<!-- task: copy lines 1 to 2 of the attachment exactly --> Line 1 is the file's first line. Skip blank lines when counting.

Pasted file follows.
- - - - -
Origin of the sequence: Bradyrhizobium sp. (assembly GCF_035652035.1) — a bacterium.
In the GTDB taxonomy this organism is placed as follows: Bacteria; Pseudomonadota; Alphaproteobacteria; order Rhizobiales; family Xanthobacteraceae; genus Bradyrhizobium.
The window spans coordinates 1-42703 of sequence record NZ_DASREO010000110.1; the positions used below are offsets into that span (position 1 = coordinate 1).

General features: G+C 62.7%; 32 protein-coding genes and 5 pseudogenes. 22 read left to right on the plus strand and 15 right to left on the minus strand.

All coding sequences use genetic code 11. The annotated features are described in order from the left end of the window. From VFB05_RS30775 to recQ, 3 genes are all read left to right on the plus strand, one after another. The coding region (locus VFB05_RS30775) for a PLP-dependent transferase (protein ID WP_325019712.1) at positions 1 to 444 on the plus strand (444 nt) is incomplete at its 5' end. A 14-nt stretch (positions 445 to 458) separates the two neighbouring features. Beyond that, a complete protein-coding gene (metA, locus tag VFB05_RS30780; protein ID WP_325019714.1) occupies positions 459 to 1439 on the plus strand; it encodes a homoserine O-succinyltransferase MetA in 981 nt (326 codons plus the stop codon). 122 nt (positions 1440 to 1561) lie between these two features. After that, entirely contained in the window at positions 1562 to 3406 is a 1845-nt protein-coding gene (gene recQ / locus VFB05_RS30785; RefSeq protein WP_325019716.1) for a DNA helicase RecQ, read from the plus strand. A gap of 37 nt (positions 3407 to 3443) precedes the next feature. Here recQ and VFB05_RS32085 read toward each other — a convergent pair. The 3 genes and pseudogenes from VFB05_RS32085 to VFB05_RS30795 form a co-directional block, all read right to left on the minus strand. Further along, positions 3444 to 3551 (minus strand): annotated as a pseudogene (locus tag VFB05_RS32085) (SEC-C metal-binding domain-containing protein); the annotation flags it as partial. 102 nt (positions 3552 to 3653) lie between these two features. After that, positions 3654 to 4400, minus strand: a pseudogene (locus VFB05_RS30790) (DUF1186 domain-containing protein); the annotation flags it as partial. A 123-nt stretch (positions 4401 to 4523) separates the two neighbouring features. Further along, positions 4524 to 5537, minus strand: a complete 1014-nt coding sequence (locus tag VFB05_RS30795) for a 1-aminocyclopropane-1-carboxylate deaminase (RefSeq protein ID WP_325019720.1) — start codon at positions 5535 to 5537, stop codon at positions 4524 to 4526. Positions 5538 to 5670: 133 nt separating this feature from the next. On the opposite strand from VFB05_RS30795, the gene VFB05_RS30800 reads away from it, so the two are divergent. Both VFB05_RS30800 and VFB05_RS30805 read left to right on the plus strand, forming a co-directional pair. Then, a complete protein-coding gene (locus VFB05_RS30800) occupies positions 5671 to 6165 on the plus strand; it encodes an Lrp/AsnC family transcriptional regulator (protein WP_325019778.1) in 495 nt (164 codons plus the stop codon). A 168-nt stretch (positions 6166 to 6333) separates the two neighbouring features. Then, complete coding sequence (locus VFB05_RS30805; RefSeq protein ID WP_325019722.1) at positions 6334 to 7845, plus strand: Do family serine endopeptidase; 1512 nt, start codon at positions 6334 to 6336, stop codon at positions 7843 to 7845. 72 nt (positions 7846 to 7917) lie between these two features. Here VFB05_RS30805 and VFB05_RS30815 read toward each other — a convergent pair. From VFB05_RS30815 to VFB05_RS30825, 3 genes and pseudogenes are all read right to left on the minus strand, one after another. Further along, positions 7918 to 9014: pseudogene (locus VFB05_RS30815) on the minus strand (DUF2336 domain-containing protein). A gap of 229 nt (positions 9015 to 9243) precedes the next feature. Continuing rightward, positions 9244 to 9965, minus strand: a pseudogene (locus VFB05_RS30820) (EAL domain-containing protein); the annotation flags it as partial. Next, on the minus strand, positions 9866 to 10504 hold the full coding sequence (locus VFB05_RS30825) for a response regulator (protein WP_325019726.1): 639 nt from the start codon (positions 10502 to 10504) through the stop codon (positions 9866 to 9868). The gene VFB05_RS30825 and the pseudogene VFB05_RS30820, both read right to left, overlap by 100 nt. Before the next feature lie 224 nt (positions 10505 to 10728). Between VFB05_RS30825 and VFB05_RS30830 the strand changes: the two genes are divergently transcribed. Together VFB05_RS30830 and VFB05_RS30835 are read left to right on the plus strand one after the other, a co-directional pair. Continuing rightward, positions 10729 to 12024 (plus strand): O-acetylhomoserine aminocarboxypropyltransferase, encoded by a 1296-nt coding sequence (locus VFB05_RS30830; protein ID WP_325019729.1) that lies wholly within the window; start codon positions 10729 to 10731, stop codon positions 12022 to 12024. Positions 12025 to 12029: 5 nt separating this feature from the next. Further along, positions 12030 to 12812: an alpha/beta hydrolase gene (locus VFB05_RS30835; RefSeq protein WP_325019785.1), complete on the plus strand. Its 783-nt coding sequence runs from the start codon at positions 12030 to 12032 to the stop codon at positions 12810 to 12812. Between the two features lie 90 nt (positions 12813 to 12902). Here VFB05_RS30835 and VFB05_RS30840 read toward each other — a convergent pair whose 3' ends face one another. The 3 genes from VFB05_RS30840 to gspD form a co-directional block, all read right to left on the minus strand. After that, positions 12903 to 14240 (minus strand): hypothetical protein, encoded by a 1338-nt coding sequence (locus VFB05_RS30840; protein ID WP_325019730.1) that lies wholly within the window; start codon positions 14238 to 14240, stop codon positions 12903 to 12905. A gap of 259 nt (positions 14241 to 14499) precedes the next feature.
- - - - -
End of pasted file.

Origin of the sequence: Bradyrhizobium sp. (assembly GCF_035652035.1) — a bacterium.
In the GTDB taxonomy this organism is placed as follows: Bacteria; Pseudomonadota; Alphaproteobacteria; order Rhizobiales; family Xanthobacteraceae; genus Bradyrhizobium.